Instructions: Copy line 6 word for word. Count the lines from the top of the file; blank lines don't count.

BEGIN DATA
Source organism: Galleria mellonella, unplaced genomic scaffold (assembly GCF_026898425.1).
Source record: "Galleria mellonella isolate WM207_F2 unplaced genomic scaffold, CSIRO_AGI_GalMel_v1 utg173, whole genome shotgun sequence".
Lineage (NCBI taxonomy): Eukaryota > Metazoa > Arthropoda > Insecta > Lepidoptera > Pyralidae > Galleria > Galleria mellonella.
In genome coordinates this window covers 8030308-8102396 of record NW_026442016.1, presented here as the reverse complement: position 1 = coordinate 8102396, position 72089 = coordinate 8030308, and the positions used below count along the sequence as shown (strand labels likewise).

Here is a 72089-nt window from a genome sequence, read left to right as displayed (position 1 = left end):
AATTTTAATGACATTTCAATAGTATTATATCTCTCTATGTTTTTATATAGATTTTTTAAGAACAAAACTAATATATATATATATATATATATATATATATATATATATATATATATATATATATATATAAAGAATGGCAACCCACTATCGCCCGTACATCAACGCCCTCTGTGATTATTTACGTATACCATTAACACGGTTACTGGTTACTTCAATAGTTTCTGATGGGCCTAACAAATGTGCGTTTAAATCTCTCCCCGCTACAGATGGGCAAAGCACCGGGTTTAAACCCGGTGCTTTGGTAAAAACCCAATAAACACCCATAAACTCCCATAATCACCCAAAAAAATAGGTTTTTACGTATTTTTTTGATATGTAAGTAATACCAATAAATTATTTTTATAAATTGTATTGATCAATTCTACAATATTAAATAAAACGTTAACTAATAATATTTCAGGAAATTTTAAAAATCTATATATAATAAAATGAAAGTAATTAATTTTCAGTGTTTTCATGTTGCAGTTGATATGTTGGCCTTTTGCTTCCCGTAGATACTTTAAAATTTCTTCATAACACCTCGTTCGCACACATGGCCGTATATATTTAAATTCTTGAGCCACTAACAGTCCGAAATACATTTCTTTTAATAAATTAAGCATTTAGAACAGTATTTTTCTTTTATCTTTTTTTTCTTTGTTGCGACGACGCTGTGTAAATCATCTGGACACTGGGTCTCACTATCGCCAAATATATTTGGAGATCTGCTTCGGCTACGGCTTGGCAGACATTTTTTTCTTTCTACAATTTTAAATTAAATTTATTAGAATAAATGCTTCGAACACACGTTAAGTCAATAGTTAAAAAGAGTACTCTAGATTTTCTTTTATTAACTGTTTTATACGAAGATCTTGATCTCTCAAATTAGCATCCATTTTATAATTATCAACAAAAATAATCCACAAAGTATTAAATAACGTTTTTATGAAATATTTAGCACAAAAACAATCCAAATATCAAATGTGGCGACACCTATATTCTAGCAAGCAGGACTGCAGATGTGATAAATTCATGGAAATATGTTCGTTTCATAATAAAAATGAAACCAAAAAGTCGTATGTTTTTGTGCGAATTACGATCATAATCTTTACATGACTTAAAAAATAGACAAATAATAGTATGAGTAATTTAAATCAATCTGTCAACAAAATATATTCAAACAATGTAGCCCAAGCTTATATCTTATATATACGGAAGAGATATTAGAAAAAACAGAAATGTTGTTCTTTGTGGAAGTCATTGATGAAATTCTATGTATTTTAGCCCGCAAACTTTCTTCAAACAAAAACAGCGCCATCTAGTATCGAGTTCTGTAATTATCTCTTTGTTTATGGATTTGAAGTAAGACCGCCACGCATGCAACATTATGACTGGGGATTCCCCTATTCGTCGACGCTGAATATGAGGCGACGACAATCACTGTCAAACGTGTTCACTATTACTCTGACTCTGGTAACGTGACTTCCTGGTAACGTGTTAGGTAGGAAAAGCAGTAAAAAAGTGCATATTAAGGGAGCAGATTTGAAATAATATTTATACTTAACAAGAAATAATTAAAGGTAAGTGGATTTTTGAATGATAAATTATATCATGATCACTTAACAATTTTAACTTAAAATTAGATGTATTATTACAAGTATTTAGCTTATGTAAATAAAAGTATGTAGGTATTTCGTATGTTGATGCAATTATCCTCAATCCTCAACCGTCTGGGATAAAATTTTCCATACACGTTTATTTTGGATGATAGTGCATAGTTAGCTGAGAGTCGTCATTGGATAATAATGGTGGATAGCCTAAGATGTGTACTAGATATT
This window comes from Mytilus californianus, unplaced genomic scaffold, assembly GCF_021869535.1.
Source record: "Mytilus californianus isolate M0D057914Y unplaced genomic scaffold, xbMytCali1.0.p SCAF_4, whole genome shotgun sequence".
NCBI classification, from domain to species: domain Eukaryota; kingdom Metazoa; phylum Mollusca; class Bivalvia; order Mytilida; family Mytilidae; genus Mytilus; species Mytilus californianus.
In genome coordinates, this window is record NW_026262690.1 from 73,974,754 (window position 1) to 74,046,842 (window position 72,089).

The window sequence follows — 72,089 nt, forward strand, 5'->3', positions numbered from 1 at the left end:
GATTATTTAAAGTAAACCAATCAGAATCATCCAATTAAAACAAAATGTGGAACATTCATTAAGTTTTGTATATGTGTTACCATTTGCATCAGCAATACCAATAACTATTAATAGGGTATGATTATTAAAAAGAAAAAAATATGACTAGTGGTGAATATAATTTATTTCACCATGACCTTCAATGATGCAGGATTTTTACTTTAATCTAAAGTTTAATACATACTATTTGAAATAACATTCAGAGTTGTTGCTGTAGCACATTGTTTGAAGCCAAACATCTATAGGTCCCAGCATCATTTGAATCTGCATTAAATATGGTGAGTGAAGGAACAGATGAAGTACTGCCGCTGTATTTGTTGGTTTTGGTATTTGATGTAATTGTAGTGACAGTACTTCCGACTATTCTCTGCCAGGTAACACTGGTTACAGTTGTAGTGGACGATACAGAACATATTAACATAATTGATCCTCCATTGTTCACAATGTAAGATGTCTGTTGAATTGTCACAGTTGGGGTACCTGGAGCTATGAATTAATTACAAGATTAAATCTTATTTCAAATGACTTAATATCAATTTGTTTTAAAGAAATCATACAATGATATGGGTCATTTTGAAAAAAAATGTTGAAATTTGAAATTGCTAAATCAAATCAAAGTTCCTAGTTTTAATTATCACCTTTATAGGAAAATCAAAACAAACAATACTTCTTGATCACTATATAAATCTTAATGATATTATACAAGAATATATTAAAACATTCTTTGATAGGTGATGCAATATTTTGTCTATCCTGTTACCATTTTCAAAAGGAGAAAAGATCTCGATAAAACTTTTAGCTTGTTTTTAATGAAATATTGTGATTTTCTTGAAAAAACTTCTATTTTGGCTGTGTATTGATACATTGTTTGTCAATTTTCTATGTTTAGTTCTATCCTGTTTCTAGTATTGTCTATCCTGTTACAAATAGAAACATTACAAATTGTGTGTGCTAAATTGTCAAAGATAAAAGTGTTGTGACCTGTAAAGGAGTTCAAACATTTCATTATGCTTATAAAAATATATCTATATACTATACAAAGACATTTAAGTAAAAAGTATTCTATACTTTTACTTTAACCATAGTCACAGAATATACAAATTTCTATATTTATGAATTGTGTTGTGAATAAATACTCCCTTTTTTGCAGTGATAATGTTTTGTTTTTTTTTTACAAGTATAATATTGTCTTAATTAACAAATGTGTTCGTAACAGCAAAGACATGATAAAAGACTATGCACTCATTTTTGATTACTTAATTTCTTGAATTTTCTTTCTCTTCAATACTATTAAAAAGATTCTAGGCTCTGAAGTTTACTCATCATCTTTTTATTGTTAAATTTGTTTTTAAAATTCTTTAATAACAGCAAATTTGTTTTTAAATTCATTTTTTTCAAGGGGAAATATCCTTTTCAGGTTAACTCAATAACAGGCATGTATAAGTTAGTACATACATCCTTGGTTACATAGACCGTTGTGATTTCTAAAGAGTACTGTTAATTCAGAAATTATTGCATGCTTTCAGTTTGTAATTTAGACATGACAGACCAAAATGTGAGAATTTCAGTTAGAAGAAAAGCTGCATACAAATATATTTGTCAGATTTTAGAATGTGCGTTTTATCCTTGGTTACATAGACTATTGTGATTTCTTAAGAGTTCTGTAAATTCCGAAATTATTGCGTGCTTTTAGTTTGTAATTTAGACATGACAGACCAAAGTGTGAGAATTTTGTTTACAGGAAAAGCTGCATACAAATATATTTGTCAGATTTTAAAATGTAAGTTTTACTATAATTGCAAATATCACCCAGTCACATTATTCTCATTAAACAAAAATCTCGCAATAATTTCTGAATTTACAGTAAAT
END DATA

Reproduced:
AATTTTAATGACATTTCAATAGTATTATATCTCTCTATGTTTTTATATAGATTTTTTAAGAACAAAACTAATATATATATATATATATATATATATATATATATATATATATATATATATATATATATAAAGAATGGCAACCCACTATCGCCCGTACATCAACGCCCTCTGTGATTATTTACGTATACCATTAACACGGTTACTGGTTACTTCAATAGTTTCTGATGGGCCTAACAAATGTGCGTTTAAATCTCTCCCCGCTACAGATGGGCAAAGCACCGGGTTTAAACCCGGTGCTTTGGTAAAAACCCAATAAACACCCATAAACTCCCATAATCACCCAAAAAAATAGGTTTTTACGTATTTTTTTGATATGTAAGTAATACCAATAAATTATTTTTATAAATTGTATTGATCAATTCTACAATATTAAATAAAACGTTAACTAATAATATTTCAGGAAATTTTAAAAATCTATATATAATAAAATGAAAGTAATTAATTTTCAGTGTTTTCATGTTGCAGTTGATATGTTGGCCTTTTGCTTCCCGTAGATACTTTAAAATTTCTTCATAACACCTCGTTCGCACACATGGCCGTATATATTTAAATTCTTGAGCCACTAACAGTCCGAAATACATTTCTTTTAATAAATTAAGCATTTAGAACAGTATTTTTCTTTTATCTTTTTTTTCTTTGTTGCGACGACGCTGTGTAAATCATCTGGACACTGGGTCTCACTATCGCCAAATATATTTGGAGATCTGCTTCGGCTACGGCTTGGCAGACATTTTTTTCTTTCTACAATTTTAAATTAAATTTATTAGAATAAATGCTTCGAACACACGTTAAGTCAATAGTTAAAAAGAGTACTCTAGATTTTCTTTTATTAACTGTTTTATACGAAGATCTTGATCTCTCAAATTAGCATCCATTTTATAATTATCAACAAAAATAATCCACAAAGTATTAAATAACGTTTTTATGAAATATTTAGCACAAAAACAATCCAAATATCAAATGTGGCGACACCTATATTCTAGCAAGCAGGACTGCAGATGTGATAAATTCATGGAAATATGTTCGTTTCATAATAAAAATGAAACCAAAAAGTCGTATGTTTTTGTGCGAATTACGATCATAATCTTTACATGACTTAAAAAATAGACAAATAATAGTATGAGTAATTTAAATCAATCTGTCAACAAAATATATTCAAACAATGTAGCCCAAGCTTATATCTTATATATACGGAAGAGATATTAGAAAAAACAGAAATGTTGTTCTTTGTGGAAGTCATTGATGAAATTCTATGTATTTTAGCCCGCAAACTTTCTTCAAACAAAAACAGCGCCATCTAGTATCGAGTTCTGTAATTATCTCTTTGTTTATGGATTTGAAGTAAGACCGCCACGCATGCAACATTATGACTGGGGATTCCCCTATTCGTCGACGCTGAATATGAGGCGACGACAATCACTGTCAAACGTGTTCACTATTACTCTGACTCTGGTAACGTGACTTCCTGGTAACGTGTTAGGTAGGAAAAGCAGTAAAAAAGTGCATATTAAGGGAGCAGATTTGAAATAATATTTATACTTAACAAGAAATAATTAAAGGTAAGTGGATTTTTGAATGATAAATTATATCATGATCACTTAACAATTTTAACTTAAAATTAGATGTATTATTACAAGTATTTAGCTTATGTAAATAAAAGTATGTAGGTATTTCGTATGTTGATGCAATTATCCTCAATCCTCAACCGTCTGGGATAAAATTTTCCATACACGTTTATTTTGGATGATAGTGCATAGTTAGCTGAGAGTCGTCATTGGATAATAATGGTGGATAGCCTAAGATGTGTACTAGATATT